By 1914 Lillian was pronounced ‘The Most Popular Actress Before the American Public,’ a pinnacle Dorothy would never achieve, although she was a big star in her own right and had a creditable stage career in the 1930s and 1940s. But as drama critic Brooks Atkinson was to point out, they were always ‘the Gish sisters’ in the public mind, ‘as much of American folklore as Jack Dempsey, Jimmy Durante or Harry S Truman.’
The Gishes made the transition from silent to talking pictures without difficulty, probably due to their stage experience when they were young. Lillian’s voice is still strong and vibrant.
‘It helped to have been in the theater, and I also had lessons with Victor Maurel, the great French opera singer who lived in Hollywood. He taught me to speak from the diaphram to the mouth without using the throat. Very useful if you have a cold!’
Lillian and Dorothy last appeared together in a summer theater tour of Enid Bagnold’s play, ‘The Chalk Garden,’ in 1956.
‘We were much closer than most sisters,’ said Gish. ‘We were always concerned with each other’s welfare. Even when our work separated us, there was a kind of extra-sensory perception that bound us together. I like to think of the first words Hal Holbrook uttered in ‘I Never Sang for My Father,’ the Broadway play I was in just before Dorothy died – ‘Death ends a life, but not a relationship.” —
Gish has never had time to be lonely.
She has been in demand as an actress and an adornment for grand occasions marking anniversaries in the film and theater and honoring other stars. One of the most thrilling was the Metropolitan Opera’s centennial gala in 1983 when she appeared as the dreaming girl in ‘The Specter of the Rose’ with Paris Opera Ballet star Patrick Dupond.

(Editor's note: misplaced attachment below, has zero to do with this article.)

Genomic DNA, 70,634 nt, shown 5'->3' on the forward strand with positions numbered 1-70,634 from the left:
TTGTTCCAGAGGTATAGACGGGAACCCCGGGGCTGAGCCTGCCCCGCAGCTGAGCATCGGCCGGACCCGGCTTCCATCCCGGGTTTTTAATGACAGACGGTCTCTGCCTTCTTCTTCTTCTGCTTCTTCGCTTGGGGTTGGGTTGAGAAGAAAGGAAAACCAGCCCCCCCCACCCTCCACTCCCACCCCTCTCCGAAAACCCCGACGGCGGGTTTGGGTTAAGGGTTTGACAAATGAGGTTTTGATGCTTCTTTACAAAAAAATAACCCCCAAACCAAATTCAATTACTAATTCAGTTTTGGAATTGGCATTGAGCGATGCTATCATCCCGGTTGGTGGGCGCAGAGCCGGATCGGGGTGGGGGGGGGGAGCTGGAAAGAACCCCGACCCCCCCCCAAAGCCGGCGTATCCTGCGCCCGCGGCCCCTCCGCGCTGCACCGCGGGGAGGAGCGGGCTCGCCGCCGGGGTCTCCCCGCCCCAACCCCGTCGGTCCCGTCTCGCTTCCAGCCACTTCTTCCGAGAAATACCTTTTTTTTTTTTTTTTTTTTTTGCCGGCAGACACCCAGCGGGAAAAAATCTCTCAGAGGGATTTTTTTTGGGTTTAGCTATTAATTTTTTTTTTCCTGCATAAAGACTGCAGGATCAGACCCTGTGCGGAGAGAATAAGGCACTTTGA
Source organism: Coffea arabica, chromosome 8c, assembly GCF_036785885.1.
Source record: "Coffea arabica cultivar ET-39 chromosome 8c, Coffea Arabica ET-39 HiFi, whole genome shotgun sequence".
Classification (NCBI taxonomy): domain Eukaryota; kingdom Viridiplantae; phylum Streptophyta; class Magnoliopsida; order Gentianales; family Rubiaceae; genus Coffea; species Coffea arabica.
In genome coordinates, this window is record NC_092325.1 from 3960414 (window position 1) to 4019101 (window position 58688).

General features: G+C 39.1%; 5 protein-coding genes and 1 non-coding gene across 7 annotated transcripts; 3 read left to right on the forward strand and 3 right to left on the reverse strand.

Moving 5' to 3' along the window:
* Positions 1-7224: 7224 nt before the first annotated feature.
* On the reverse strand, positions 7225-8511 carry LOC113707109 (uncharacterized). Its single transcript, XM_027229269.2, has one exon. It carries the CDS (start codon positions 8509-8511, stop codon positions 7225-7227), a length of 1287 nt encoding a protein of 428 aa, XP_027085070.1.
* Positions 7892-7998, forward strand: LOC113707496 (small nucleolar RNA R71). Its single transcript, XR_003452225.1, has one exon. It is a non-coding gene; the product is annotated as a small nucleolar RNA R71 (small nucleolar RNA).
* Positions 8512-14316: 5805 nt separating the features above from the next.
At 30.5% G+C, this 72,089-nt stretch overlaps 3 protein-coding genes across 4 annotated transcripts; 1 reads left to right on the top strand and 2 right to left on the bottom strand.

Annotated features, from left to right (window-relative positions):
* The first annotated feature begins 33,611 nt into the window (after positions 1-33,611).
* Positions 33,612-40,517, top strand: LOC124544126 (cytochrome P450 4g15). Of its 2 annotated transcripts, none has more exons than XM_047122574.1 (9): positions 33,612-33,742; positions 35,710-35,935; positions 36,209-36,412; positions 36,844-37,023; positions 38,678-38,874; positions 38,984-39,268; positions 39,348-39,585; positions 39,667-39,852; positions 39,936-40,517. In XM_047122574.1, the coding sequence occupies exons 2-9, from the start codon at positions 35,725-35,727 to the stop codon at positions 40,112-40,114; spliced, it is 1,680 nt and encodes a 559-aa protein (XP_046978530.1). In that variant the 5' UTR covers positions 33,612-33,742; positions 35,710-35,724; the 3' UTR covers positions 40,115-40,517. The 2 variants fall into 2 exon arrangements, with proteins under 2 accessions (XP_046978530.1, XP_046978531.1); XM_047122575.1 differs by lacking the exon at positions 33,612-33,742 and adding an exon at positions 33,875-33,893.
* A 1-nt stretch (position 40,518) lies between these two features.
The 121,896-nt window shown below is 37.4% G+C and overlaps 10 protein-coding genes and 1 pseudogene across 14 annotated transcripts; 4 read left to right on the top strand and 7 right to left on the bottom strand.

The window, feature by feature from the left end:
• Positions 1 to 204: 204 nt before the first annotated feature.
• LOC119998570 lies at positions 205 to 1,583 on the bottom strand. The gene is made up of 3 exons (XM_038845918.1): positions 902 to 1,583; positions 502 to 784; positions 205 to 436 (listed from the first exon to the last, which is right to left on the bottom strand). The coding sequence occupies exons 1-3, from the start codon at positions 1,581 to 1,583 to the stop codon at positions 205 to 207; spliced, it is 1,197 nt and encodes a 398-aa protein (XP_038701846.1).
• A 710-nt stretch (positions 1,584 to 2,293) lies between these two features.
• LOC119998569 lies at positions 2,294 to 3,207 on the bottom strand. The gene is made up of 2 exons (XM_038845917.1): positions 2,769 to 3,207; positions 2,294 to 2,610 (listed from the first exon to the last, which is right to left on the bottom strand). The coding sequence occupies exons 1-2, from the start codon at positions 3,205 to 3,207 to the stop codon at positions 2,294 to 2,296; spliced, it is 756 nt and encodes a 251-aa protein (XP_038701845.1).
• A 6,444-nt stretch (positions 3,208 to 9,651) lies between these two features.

‘The following year, they did a ballet in Paris based on my career and Dorothy’s,’ Gish said. ‘Can you imagine?’
‘Right now I’m waiting for the ‘Lillian Gish’ rose to have its first flowering, so they can officially call it that,’ she said. ‘It’s a hybrid, developed in the Midwest, and I’m very excited about it.’
This year she was guest of honor at the opening of a Smithsonian Institution exhibit titled ‘Hollywood: Legend and Reality,’ in Washington, D.C.
Last summer, the Museum of the City of New York’s Theater Collection conferred its annual Star Award on Gish, and she went to Vancouver, Canada, for a screening at Expo ’86 of a documentary that French film star Jeanne Moreau made of her life. Moreau filmed Gish at home, on the streets of New York and at the upstate horse farm of restaurateur Jerry Brody, nuzzling the racehorse named for her.
”Lillian Gish’ has won two races at Aqueduct,’ Gish said proudly.
If Gish had her life to live over, she would like to have done more Shakespeare — certainly Juliet, which eluded her when she was young – because she has ‘always been a snob about my playwrights.